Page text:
Obviously there are many over the counter dietary supplements in a fairly unregulated industry but I personally would go for one which has be proven to be safe rater than one which has been hashed together by a company making false claims of research on their website - a poor reflection on them

While I am here - I am sure you agree that diet is just one part of a self help strategy - getting enough vitamin D, exercise, reducing process sugars - it mention just a few wasy to keep-healthy after cancer! (Link removed)

I hope this helps

 

Edited by moderator 23 Apr 2020 at 20:21  | Reason: Link to sales removed.

User
Posted 23 Apr 2020 at 09:42

Professor, I find your interventions promoting Pomi-T a little worrying.

Would you please, for the record, state that you gain no advantage, pecuniary or otherwise, from sales of Pomi-T?

I am sorry if this upsets you (assuming you don't gain), but this is the first time in 45 years of association with health services that I've seen a doctor promoting a product he is closely associated with.

It particularly worries me because while the clinical trial demonstrated the safety of Pomi-T, it did not demonstrate any lasting clinical benefit to the subjects in the trial . The ' later paper then correlated PSA with underlying MRI changes' was not, so far as I can find, subjected to peer review, and did not appear to study the MRI 'changes' in the control group.

Thank you.

.

-- Andrew --

"I intend to live forever, or die trying" - Groucho Marx

User
Posted 23 Apr 2020 at 10:45

Andrew 

This blog was brought to my attention by a number of my patients who are taking a supplement which is claiming research - which has none - and has ingredients which are concerning - my motive was to ensure patients knew this information as the information on their website is deliberately misleading and patients I see on a daily basis are confused. 

In addition, I responded to your blog because you had made a comment on the research we conducted in  our Institute which again I found misleading and needed correction - we are proud of our research portfolio and feel it should be respresented accurately.

You may know I have been designing trial for 20 years trying to empower patients to make the correct lifestyle choices - this started with information materials and now exercise and nutrition and as there is a deficit of such research I and my colleague feel we are contributing to scientific knowledge.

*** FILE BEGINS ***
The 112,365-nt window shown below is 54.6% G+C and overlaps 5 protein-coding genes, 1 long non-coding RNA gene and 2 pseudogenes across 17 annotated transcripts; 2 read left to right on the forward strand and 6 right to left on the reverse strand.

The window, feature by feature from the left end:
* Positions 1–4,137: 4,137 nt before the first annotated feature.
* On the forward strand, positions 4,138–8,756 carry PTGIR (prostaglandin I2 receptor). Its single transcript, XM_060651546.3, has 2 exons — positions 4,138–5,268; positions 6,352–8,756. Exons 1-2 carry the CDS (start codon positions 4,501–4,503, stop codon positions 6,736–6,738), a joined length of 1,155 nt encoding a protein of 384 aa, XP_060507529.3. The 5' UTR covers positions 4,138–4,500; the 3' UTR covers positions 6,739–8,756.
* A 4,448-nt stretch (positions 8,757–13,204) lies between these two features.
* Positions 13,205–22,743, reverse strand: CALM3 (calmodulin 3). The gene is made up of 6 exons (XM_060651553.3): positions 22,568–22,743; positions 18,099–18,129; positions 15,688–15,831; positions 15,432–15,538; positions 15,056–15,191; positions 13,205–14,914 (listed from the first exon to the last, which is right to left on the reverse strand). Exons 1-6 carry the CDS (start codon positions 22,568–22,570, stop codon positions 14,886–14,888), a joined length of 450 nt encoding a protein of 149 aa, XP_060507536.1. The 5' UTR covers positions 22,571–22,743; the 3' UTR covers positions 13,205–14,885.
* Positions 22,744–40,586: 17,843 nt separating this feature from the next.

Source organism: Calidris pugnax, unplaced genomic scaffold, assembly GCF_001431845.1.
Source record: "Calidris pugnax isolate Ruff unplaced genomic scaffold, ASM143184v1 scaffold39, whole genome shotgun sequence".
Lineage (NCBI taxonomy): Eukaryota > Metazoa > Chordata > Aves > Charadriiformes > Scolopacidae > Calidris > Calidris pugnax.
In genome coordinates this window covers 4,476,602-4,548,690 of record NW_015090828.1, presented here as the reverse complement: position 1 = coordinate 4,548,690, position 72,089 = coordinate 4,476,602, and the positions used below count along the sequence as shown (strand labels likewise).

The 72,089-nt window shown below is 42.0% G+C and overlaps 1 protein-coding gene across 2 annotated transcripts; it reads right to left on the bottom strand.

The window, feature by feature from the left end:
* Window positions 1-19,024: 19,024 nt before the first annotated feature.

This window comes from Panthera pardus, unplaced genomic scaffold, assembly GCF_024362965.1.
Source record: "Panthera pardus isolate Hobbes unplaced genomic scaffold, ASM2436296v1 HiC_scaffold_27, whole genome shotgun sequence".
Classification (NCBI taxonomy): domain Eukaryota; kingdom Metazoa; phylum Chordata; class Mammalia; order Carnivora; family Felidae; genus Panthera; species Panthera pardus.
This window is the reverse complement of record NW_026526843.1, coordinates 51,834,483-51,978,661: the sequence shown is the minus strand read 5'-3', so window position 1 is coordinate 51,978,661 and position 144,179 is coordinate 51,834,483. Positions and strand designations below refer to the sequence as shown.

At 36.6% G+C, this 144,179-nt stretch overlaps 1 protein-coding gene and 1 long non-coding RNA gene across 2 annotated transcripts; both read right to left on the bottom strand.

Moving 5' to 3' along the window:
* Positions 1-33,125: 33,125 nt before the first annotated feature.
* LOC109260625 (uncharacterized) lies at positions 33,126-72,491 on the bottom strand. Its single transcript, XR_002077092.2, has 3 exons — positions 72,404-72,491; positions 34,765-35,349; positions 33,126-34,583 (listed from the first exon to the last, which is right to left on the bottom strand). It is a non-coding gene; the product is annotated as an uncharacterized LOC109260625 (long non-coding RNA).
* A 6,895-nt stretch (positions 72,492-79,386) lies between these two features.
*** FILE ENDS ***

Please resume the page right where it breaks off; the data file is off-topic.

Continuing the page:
FYI-I have had expenses and lecture fees from Helsinn when invited to give an international talk (but not in the UK) - as is common for chief investigators across the world and this is declared to the Hospital and University so all above board - despite your suggestions.

I hope this clears up the issue - I am  off to work on the Covid ward now to cover the medical team so will not be able to respond - and frankly will not do so again as not really sure if this is helping get the correct measure out without critcism

User
Posted 23 Apr 2020 at 16:12

Originally Posted by: Online Community Member
I have had expenses and lecture fees from Helsinn when invited to give an international talk (but not in the UK) - as is common for chief investigators across the world and this is declared to the Hospital and University ...

Thank you for that.

.

-- Andrew --

"I intend to live forever, or die trying" - Groucho Marx

User
Posted 24 Apr 2020 at 12:35

I am grateful for all the information posted on this thread

I was diagnosed 6 months ago, chose AS, and have been trying to get the best information to help myself  so far I have taken extra vitamin D, have lost 1 and a half stone, eaten more veg less meat and taken Pomi-t. My PSA is stable (8-7.5)but of course no idea what it would have been without these (I feel very well - maybe just in the mind). From the information above I certain will not be changing anything.

There does seem to be confusion about take extra fish oil supplements - does anyone know about whether these help?

 

User
Posted 24 Apr 2020 at 13:55

Mike, have you bought the Prostate Care cookbook - published by Prostate Cancer Research UK and available on Amazon and other places. One of the few peer reviewed, research based diet books available.

As with other foods, it is better if you can include oily fish in your diet rather than take supplements. Here is the NHS advice not to take omega / fish oil supplements:

https://www.nhs.uk/news/cancer/fish-oil-supplements-linked-to-prostate-cancer/

 

"Life can only be understood backwards; but it must be lived forwards." Soren Kierkegaard

User
Posted 24 Apr 2020 at 15:57

Originally Posted by: Online Community Member

As with other foods, it is better if you can include oily fish in your diet rather than take supplements. Here is the NHS advice not to take omega / fish oil supplements:

https://www.nhs.uk/news/cancer/fish-oil-supplements-linked-to-prostate-cancer/

Ouch, I've not seen that before.

I don't take fish oil supplements, but I do eat a lot of salmon, which is high in omega-3 fish oils. I found about 10 years ago, it stopped some joints aching which had been aching for a few years (and they've never ached since).

User
Posted 24 Apr 2020 at 16:02
I still get as much fish into John as I can - but he did stop taking the Omega tablets after this was published. I can't remember the details of the research now but from memory, most of the participants had far higher levels in their system than could be achieved just from diet so the assumption was that they were taking supplements.
"Life can only be understood backwards; but it must be lived forwards." Soren Kierkegaard